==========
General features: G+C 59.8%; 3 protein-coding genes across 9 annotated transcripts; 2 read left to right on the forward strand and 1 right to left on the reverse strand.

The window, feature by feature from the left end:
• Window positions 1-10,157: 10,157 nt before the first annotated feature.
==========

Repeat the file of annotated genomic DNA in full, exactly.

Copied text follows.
General features: G+C 59.8%; 3 protein-coding genes across 9 annotated transcripts; 2 read left to right on the forward strand and 1 right to left on the reverse strand.

The window, feature by feature from the left end:
• Window positions 1-10,157: 10,157 nt before the first annotated feature.